You feel ineffective, inadequate. You lose confidence. Every new project seems to be overwhelming. Even if you are perfectly capable of doing it, it just seems [impossible]. It’s kind of a vicious circle, a self-fulfilling prophecy. [As you lose confidence in yourself and withdraw,] others [will] begin to lose confidence in you. It seems like the world conspires against you, and you ask yourself,“What am I even doing here?”
(slide with 3 dimensions of burnout represented as a pie chart using various shades of brown)
So, that is our shit pie of burnout. You’re chronically exhausted, cynical, detached from your work and increasingly ineffective on the job. (Yes, I picked these colors on purpose).
Burnout is not an acute form of stress. This isn’t because of one bad project, or one single event. What you’re reacting to is a number of stressors in the workplace over [prolonged period of] time. It’s a chronic condition. It’s like death by a thousand cuts. People refer to it as “erosion of their soul.”
This is something you may see in yourself, you may see it in other people, and sometimes they will see it in you before you even see it in yourself.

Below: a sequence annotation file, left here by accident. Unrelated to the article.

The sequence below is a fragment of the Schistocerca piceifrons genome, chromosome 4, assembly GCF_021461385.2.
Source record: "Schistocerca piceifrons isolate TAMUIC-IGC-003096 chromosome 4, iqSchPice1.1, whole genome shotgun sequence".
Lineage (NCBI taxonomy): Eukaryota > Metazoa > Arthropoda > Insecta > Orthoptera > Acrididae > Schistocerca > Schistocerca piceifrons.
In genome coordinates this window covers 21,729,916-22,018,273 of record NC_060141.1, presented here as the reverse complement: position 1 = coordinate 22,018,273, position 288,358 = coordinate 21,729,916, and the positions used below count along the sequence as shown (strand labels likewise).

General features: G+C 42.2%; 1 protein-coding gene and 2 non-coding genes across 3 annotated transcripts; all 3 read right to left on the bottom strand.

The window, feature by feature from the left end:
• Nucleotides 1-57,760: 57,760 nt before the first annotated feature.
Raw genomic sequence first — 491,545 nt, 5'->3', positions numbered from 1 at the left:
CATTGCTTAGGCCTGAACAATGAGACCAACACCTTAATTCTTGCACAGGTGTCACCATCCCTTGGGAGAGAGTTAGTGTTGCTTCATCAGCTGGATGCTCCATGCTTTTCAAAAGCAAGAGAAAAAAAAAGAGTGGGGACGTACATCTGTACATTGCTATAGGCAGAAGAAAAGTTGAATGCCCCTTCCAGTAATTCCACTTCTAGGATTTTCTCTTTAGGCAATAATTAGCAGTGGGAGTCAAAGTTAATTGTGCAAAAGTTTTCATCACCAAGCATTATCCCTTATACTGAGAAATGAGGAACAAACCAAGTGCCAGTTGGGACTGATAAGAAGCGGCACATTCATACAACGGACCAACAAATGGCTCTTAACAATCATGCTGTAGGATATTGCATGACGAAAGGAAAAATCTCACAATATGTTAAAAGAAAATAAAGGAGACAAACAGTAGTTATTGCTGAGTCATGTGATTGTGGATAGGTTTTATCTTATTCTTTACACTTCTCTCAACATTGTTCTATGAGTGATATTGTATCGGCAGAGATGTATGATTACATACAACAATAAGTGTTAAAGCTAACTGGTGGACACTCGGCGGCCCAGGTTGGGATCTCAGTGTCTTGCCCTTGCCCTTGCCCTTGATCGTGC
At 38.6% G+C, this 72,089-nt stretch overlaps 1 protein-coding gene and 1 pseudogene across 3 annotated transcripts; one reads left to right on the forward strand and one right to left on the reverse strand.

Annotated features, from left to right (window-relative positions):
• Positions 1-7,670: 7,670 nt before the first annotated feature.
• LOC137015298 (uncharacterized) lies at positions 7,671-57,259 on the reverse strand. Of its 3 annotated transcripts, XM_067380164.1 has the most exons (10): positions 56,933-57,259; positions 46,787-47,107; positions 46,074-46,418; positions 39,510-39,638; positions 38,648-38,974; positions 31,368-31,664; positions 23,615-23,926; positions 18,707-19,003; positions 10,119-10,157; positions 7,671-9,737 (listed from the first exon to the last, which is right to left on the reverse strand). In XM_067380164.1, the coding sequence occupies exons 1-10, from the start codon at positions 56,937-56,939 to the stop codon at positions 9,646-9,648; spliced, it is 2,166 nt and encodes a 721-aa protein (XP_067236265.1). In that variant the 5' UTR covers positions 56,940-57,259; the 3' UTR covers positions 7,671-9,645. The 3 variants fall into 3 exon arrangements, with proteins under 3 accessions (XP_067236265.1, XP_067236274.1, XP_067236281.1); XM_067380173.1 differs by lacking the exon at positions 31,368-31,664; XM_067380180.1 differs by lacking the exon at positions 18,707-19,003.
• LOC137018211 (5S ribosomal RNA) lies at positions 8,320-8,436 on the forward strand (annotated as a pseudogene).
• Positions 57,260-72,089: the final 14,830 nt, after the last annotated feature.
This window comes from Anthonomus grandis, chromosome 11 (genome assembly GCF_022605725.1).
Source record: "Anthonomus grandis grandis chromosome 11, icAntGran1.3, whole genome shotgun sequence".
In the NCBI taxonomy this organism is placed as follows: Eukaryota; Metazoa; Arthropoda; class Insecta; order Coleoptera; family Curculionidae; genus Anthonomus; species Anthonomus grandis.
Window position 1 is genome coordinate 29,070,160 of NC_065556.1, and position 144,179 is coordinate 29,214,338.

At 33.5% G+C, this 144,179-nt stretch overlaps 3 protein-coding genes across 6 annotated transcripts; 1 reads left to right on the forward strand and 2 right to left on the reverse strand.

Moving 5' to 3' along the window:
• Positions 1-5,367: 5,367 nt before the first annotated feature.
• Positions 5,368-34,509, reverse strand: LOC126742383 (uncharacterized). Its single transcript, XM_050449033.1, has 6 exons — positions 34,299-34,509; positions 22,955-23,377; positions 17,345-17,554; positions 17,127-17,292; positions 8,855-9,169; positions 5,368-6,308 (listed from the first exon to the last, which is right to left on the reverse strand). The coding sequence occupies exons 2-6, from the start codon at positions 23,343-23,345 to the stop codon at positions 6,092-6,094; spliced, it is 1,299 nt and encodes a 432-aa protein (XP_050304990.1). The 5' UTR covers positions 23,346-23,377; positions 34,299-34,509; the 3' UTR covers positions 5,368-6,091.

That was fairly depressing. I want to flip it around and approach it from the other end, to see what does the opposite of this pie looks like?
Instead of exhaustion, you have energy. You have enthusiasm about your work. You wake up in the morning and you are ready to commit time and effort to the tasks on your job.
Instead of cynicism, you are involved. You are not dreading Monday. You look forward to interacting with other people at work, you want to be there. You find the work activities meaningful.
Finally, instead of being ineffective, you have a sense of efficacy, a sense of accomplishment. You have the power to do the things you want to do. You feel good about the things you are able to do. You feel competent and effective.